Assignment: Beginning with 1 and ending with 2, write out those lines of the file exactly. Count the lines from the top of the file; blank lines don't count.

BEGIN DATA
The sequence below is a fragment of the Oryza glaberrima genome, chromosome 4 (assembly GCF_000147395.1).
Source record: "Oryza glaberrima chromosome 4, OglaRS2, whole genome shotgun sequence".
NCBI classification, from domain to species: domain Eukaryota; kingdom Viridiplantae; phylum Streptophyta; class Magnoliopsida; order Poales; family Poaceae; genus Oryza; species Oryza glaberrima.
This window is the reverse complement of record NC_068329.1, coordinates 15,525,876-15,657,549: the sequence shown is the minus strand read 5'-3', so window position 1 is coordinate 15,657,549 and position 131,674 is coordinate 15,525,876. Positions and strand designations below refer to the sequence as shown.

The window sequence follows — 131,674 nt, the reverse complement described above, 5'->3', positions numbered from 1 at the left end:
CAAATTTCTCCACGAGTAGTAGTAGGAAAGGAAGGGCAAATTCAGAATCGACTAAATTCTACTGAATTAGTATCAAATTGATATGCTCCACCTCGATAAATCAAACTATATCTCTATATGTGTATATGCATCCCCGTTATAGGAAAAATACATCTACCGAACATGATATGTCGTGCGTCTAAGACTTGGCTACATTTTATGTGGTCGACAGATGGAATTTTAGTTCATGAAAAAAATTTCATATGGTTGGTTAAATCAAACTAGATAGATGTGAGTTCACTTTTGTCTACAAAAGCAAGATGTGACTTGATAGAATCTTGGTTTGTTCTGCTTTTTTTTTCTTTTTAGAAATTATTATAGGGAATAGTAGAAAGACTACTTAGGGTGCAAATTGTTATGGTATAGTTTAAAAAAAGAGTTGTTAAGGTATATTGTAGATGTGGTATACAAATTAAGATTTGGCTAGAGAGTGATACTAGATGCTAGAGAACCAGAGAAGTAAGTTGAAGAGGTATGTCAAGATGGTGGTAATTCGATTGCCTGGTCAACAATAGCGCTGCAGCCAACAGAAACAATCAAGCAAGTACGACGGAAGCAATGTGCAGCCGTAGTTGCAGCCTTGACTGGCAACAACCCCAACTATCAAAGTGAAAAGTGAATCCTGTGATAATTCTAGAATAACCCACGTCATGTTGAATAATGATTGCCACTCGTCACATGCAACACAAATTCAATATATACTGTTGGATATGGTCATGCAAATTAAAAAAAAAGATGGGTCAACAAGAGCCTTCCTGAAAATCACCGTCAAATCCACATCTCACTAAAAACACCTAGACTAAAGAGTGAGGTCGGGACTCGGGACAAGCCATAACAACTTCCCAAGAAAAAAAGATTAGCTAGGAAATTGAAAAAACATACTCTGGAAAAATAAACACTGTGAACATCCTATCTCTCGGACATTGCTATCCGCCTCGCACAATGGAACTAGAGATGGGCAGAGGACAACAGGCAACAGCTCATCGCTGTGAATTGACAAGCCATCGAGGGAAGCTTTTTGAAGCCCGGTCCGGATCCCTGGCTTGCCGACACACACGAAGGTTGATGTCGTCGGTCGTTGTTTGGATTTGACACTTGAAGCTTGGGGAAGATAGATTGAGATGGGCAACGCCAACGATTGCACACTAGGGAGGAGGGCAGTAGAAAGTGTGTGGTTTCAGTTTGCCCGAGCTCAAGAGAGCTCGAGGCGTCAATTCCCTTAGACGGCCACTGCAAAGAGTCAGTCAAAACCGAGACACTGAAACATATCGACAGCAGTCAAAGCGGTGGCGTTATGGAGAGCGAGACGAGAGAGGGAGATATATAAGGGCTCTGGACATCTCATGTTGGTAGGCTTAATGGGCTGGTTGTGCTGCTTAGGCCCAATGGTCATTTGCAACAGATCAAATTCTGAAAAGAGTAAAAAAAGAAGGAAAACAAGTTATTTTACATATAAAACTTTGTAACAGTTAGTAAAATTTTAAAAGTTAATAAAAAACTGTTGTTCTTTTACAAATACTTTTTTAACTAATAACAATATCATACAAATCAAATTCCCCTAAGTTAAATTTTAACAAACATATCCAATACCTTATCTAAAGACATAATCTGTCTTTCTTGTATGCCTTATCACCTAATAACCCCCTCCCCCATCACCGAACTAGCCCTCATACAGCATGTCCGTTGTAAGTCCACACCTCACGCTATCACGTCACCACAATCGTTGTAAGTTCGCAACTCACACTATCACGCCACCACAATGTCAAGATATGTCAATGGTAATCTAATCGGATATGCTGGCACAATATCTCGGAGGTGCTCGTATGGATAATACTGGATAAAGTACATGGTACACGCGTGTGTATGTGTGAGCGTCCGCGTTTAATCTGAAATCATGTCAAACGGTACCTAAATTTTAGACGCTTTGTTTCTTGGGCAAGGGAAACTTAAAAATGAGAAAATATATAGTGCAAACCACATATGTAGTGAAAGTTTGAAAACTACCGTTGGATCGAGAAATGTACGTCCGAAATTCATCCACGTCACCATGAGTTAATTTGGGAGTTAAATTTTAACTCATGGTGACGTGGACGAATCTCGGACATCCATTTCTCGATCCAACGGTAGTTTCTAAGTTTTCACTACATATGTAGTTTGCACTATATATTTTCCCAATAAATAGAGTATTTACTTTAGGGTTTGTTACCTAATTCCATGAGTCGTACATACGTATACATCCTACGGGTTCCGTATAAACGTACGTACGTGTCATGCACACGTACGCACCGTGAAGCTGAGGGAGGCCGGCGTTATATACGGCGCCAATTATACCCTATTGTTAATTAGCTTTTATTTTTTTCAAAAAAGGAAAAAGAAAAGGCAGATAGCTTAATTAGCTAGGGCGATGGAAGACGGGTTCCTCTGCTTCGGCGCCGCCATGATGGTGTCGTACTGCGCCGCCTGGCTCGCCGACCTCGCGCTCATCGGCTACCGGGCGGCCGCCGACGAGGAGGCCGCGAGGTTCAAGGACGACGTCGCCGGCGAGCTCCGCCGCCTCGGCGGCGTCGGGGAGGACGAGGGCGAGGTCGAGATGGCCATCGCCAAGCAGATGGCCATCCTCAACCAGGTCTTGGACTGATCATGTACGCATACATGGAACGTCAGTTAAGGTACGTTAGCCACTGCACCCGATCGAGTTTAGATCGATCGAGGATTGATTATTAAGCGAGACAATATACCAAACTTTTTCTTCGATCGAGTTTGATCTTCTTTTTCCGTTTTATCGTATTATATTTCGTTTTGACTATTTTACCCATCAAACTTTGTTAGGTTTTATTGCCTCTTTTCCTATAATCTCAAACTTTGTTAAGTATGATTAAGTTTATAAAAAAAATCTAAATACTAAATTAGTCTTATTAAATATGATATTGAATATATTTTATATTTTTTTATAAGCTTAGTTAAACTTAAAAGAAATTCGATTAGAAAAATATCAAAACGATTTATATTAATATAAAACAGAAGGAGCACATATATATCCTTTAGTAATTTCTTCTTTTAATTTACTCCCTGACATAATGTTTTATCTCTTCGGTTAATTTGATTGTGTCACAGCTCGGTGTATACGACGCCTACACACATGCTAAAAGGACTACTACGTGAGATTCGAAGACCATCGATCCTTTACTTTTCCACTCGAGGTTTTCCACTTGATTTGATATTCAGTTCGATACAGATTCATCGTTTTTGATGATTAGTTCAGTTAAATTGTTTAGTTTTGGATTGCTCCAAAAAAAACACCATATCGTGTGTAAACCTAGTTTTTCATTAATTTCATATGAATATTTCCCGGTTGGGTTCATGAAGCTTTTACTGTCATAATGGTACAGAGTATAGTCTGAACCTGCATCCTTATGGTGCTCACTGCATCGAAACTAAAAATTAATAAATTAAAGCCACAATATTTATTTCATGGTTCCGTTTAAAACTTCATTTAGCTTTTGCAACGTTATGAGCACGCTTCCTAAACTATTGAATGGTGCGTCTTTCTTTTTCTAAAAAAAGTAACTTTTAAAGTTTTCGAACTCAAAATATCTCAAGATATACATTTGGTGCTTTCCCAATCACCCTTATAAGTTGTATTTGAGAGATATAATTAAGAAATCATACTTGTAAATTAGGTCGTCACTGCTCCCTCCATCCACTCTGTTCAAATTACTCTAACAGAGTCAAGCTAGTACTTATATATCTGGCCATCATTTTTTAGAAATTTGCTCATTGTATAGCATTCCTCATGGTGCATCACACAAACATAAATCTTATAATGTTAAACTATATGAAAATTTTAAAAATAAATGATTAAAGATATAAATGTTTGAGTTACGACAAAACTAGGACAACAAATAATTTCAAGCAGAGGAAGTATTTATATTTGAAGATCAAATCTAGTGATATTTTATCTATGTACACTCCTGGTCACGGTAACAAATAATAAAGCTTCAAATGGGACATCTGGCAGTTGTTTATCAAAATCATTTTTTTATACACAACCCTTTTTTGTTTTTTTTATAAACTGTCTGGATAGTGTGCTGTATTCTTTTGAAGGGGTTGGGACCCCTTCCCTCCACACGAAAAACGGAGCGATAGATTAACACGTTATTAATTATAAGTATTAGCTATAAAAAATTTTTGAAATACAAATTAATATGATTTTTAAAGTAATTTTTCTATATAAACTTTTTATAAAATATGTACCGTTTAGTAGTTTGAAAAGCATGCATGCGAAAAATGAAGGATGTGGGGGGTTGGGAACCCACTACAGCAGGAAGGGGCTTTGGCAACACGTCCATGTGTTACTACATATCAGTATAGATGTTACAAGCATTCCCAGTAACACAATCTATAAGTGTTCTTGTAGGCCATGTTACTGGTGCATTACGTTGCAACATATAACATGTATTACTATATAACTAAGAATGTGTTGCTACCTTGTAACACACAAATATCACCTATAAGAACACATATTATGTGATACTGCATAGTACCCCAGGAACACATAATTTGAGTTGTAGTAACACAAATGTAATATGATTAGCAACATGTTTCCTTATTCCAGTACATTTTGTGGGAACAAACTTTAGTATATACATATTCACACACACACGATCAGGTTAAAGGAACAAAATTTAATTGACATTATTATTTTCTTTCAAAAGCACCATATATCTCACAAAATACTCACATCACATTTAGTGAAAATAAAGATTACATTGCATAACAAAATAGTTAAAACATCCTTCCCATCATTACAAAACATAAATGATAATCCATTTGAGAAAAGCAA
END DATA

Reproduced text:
The sequence below is a fragment of the Oryza glaberrima genome, chromosome 4 (assembly GCF_000147395.1).
Source record: "Oryza glaberrima chromosome 4, OglaRS2, whole genome shotgun sequence".